Tiksi, being the main port of this sea, is a town within Russia’s Sakha Republic, which is part of Yakutia. Sakha Republic is the world’s largest subnational governing body on earth: 3,103,200 km2 , half of the Far Eastern Federal District of Russia. This is just smaller than India to give an impression how big it is, but it has less than 1000000 people. With over 1/3 of those living in the only city of some size, Yakutsk (the coldest city on earth with -50 and lower being normal in winter), it gives you an idea how desolate the rest of this territory is and how scattered and isolated the few other villages are. Tiksi lies on the complete north coast of this territory. Tiksi has only just over 5000 citizens according to the latest census, about half the number of the last years of the existance of the Soviet Union. This outpost is connected to the outside world via Tiksi Airport (although less bureaucracy is involved to visit, compared to other Russian arctic villages such as Dikson, it is still incredibly expensive to get here).
After the collapse of the Soviet Union, the newly formed Russia mainly modernised its big cities and cities like Moscow and St Petersburg became littered with tourists and became fairly modern cities in very rapid tempo. Remainders of the old USSR regime were removed. However, the Russian government does not seem to care as much about the very isolated outposts, who were of strategic importance during the Cold War but now are in decline (both in terms of economy and in terms of number of citizens). In these isolated outposts, no energy has been wasted on removing all Soviet propaganda or Lenin statutes. The typical concrete apartment blocks that were common during USSR times, can still be seen here, although very much in bad state. The mining infrastructure is in bad state in many of these isolated arctic towns, often you see delapidated factories and mining infrastructure and ships in total disrepair laying in the port, unlikely to be repaired into an acceptable status anytime soon. In a way, these towns are forgotten by the world, except for the few ones who are fascinated by them. People will rarely see foreigners here, bureaucracy and expenses make the towns hard to reach, but those tourists that come will be very much welcomed. Expect some depressing views of apartment blocks and mining/port infrastructure in disrepair, and hear from older locals how life was so much better under USSR regime. Well, for them it was. Since the end of the Cold War, the towns lost their strategic importance, and villages like Tiksi are in a bad state. A testimony of this can be read on tiksi.ru (you will need to understand Russian or need a translator) where it has been published that even in the extreme cold winter, some houses in Tiksi were without heating for several days.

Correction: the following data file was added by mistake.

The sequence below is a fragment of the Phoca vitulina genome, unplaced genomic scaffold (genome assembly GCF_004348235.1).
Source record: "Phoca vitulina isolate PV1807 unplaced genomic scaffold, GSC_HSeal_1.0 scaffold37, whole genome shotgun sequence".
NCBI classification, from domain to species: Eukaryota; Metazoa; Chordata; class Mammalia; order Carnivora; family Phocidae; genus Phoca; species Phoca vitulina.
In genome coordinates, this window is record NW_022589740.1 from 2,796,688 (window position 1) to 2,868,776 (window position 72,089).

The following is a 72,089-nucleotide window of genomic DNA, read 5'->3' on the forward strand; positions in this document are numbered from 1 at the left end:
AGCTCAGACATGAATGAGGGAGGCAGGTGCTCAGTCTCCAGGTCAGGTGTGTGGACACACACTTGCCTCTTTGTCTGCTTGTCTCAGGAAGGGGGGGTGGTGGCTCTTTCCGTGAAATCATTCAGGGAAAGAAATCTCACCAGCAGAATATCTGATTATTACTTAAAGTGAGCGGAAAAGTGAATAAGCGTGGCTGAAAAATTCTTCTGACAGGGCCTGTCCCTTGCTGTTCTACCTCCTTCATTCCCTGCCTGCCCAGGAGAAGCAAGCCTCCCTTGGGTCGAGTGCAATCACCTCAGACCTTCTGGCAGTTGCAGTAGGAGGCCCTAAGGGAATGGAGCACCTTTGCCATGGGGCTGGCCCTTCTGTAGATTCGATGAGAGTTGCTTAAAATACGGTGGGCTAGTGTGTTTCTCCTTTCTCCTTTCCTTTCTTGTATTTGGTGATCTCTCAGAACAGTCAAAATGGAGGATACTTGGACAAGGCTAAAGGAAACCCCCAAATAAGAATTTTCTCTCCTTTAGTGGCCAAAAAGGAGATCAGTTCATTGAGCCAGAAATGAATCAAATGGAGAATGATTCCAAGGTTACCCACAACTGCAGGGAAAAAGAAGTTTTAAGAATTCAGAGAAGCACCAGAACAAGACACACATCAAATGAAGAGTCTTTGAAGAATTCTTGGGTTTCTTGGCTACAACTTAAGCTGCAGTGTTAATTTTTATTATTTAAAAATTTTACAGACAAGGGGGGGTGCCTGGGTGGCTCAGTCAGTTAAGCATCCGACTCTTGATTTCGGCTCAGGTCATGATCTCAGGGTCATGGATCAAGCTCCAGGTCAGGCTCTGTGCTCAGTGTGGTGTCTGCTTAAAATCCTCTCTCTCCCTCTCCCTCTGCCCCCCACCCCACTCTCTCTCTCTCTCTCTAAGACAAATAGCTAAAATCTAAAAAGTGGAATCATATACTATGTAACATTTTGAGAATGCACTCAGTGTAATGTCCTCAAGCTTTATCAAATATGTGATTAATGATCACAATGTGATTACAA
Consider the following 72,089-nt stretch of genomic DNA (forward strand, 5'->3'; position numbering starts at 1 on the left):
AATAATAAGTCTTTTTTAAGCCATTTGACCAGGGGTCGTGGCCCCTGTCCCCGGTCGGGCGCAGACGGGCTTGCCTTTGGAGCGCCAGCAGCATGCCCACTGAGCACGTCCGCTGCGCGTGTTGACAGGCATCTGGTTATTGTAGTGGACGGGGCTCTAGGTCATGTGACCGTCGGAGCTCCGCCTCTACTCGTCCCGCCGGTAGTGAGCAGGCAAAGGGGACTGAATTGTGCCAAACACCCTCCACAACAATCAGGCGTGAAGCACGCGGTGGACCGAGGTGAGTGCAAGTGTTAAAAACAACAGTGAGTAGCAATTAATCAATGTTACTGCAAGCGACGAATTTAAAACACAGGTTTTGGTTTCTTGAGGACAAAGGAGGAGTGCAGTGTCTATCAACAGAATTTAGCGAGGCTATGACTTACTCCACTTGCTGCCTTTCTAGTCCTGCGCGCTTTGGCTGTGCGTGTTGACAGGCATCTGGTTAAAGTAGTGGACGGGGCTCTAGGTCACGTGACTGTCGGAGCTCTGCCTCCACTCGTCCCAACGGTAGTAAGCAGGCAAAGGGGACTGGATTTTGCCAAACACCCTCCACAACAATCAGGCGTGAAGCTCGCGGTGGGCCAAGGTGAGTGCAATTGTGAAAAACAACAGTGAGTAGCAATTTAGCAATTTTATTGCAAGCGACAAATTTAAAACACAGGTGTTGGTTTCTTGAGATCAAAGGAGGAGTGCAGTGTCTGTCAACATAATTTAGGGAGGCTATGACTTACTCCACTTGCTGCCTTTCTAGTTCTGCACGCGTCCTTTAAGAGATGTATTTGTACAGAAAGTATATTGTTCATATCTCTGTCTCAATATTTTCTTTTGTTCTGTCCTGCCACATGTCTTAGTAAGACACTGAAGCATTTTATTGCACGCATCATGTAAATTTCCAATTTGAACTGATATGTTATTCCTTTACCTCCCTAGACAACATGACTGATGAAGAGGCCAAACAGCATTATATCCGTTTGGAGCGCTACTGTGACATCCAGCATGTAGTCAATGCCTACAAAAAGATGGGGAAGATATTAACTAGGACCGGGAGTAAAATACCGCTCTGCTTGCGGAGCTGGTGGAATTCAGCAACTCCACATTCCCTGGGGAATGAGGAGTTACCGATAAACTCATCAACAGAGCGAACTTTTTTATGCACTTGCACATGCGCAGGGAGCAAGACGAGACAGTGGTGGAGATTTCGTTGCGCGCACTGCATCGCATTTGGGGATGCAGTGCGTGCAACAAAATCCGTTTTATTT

Tiksi’s climate won’t be a tourist magnet neither: from December into February, averages are between -35 and -45, but occasional days where it drops to almost -50 Celsius are not that uncommon. Spring and autumn can be unpredictable (without the extremes of towns like Omyakon though, where differences between seasons can be about 100 degrees Celsius) but in fact Tiksi only has a relatively mild climate in summer. Until May and once past September it is maybe not extremely cold but rarely above 0 degrees Celsius. In summer, which means June into September, temperatures will vary between 2 or 3 degrees Celsius and 15 degrees Celsius, with a bit of luck you may get just below 20… if you’re lucky. July and August are also the only times when the sea is not frozen usually. Keep in mind that while these are just the degrees in Celsius, winter also comes with blizzards and storms. Needless to say: this town is extremely isolated, extremely cold, and infrastructure is in a bad state. If you ignore the latter fact, it is however an extremely interesting plunge into the life of a place cut off from the world and where nature dictates the way of life, and with some USSR architecture and propaganda not entirely removed and even clearly visable in some places.
Some useful info on planning a travel to Tiksi (this is written by an ex-resident): http://www.tiksi.ru/forum2/viewtopic.php?t=766
(there is a small English section of the forum at www.tiksi.ru, the remainder is in Russian and in Cyrillic alphabet)
I assume that by now you want to see what Tiksi looks like 😉 Here are some pictures. Hopefully I can someday update my blog with pictures I actually took myself!
Tiksi buildings… Below pictures are (c) Alex Litvintsev
Concrete blocks in Soviet style ((c) Alex Litvintsev)
View from the sea (photographer unknown, published in the photo album of tiksi.ru):
It can indeed get quite cold in Tiksi in winter …
Street in Tiksi, note the Hammer and Sickle on the wall in the distance. Why remove propaganda when few people ever visit?
The hammer and sickle in close… Note the bad state of the buildings.
Winter in Tiksi
A bit of coloured housing that contrasts the darkness
Typical Tiksi street with typical USSR-esque buildings. One man bravely goes to church despite the harsh weather.